If you’re going to make a decision to divert your food waste and reduce your carbon footprint, then it makes sense to choose the option with the lowest environmental impact. Consider these six reasons anaerobic digesters aren’t necessarily the most environmentally friendly option for the disposal of food waste.
During unconventional times, sustainability is a key strategy to staying afloat and in some cases ahead of the competition. We’ve summarized our experience and findings into three reasons why you should focus on building sustainability in your commercial and campus kitchen.
Most people are familiar with the impact that food waste has on landfills. Food waste accounts for 3 billion tons of carbon emissions annually. In the United States, it accounts for 18% of the country’s methane pollution, a greenhouse gas that’s 87 times more potent than carbon dioxide. However, the impact that food waste has on the ocean has worse lingering effects.
Given the new 2021 administration’s focus on environmentalism, waste management is not likely to be an area where food handling industries will be able to put off taking action any longer.
Destination island resorts are plagued by the exacerbated costs of managing and transporting waste. Although there has been an impact on the environment in the past, it’s not too late to make a difference. In this article, we discuss how these modern waste management solutions can help […]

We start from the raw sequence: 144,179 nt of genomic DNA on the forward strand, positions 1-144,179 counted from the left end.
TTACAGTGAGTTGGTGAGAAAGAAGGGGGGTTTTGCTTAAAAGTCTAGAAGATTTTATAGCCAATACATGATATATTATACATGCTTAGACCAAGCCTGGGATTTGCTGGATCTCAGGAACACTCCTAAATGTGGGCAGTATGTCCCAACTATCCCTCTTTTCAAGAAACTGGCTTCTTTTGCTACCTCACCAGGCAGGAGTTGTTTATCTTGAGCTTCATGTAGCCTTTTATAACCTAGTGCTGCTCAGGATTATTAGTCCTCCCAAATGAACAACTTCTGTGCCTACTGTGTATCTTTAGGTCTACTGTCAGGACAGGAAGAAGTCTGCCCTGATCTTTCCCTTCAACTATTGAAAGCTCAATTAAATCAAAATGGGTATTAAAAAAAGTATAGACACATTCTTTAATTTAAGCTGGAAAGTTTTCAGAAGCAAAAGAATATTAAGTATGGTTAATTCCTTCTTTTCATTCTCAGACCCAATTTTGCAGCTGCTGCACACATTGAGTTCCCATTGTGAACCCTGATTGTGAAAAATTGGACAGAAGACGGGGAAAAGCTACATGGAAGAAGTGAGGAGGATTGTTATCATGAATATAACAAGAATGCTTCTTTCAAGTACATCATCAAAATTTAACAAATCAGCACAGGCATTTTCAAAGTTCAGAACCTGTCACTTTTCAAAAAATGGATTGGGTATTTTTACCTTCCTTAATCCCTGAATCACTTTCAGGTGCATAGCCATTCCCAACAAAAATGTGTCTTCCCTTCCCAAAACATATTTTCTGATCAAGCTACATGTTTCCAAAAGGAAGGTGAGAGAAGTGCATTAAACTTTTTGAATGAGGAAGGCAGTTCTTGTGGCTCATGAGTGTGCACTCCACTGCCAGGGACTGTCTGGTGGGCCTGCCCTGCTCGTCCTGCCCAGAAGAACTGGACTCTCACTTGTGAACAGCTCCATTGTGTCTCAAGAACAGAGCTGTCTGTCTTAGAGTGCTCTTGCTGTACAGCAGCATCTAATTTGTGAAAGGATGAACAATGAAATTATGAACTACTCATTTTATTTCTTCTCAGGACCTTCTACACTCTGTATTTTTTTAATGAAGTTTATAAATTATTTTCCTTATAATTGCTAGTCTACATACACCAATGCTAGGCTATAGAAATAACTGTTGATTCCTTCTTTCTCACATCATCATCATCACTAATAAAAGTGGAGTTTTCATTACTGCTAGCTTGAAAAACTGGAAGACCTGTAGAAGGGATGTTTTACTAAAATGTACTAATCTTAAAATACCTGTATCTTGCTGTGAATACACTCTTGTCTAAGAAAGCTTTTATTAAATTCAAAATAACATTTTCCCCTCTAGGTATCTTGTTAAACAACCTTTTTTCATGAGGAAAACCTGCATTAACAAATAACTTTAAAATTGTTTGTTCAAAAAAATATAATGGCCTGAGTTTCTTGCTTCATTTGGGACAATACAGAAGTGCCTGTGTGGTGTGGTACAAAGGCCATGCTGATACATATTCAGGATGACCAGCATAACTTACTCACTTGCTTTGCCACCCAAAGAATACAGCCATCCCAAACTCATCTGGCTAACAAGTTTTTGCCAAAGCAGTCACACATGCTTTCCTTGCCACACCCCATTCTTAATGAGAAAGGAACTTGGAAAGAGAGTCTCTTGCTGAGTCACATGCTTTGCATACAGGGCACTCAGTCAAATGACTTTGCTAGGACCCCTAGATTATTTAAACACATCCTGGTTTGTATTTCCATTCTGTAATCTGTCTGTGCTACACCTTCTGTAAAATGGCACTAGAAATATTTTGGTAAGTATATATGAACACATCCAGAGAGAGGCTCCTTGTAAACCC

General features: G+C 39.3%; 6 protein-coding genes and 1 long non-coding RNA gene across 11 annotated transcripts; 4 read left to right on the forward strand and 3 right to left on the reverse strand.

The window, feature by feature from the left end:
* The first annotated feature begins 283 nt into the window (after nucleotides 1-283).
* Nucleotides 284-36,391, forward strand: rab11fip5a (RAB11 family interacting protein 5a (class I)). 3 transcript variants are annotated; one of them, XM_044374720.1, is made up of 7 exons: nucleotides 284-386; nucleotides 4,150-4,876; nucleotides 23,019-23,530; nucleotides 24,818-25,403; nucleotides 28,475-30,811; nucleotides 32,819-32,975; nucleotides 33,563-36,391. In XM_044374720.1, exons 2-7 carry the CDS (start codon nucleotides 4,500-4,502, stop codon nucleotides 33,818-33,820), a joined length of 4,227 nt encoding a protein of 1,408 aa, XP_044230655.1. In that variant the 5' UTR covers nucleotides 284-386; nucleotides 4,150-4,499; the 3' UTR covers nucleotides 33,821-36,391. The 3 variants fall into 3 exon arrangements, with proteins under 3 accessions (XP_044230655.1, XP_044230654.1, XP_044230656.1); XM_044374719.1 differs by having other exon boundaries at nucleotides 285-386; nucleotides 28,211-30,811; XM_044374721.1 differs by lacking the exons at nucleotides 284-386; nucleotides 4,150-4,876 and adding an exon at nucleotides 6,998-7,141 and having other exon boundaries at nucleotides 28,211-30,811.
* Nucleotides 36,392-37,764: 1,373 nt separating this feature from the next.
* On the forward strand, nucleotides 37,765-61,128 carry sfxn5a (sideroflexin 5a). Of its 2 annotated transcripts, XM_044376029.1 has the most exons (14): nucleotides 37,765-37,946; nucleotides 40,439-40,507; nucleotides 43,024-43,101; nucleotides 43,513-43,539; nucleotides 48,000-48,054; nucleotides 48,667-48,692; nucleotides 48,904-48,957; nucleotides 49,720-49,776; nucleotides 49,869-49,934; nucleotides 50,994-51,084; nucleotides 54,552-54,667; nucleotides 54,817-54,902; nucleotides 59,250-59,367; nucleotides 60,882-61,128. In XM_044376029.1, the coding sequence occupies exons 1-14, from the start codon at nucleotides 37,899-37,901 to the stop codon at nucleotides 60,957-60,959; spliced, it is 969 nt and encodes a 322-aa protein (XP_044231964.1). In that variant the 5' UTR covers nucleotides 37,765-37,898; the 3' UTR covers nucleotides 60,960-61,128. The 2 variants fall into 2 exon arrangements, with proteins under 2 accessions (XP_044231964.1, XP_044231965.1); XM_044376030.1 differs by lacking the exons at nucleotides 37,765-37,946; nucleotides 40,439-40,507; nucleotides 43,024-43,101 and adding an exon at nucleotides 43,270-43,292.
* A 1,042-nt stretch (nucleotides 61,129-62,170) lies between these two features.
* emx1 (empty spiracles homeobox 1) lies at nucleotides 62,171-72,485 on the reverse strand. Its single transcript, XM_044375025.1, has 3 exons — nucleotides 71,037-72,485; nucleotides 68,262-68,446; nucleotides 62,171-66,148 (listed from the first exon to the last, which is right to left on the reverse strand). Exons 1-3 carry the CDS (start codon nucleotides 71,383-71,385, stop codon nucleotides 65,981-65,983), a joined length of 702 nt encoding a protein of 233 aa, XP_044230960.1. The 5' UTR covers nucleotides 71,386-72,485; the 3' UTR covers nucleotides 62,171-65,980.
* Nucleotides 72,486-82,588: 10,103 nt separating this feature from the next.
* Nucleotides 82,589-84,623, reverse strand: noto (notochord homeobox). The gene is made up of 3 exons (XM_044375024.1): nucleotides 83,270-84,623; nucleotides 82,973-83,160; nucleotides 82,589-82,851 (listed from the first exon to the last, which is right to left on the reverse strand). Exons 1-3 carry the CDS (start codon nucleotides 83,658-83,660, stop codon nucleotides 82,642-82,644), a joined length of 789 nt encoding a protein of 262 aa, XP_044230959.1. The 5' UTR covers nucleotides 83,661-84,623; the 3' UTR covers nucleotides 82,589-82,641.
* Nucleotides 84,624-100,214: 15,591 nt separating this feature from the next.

This article addresses the situation where your facility shuts down for a week or more and you won’t be using your LFC biodigester during that time.
The LFC biodigester produced by Power Knot serves to reduce the time that is needed to break down waste food. As a sustainable technology, it is one of the fastest methods for a restaurant to deal with its food waste.
The latest Intergovernmental Panel on Climate Change (IPCC) Special Report highlights the urgency of prioritizing timely, ambitious, and coordinated action to address unprecedented and enduring changes in the ocean and cryosphere. Businesses in the foodservice industry can play an important role in carbon mitigation.
Many cities are actively discouraging homeowners from using in-sink waste food disposal and urge residents to include food waste such as scraps and leftovers in the same green bin as yard waste. But offering a waste food recycling program to multi-family residential buildings and commercial foodservice operators requires a different approach.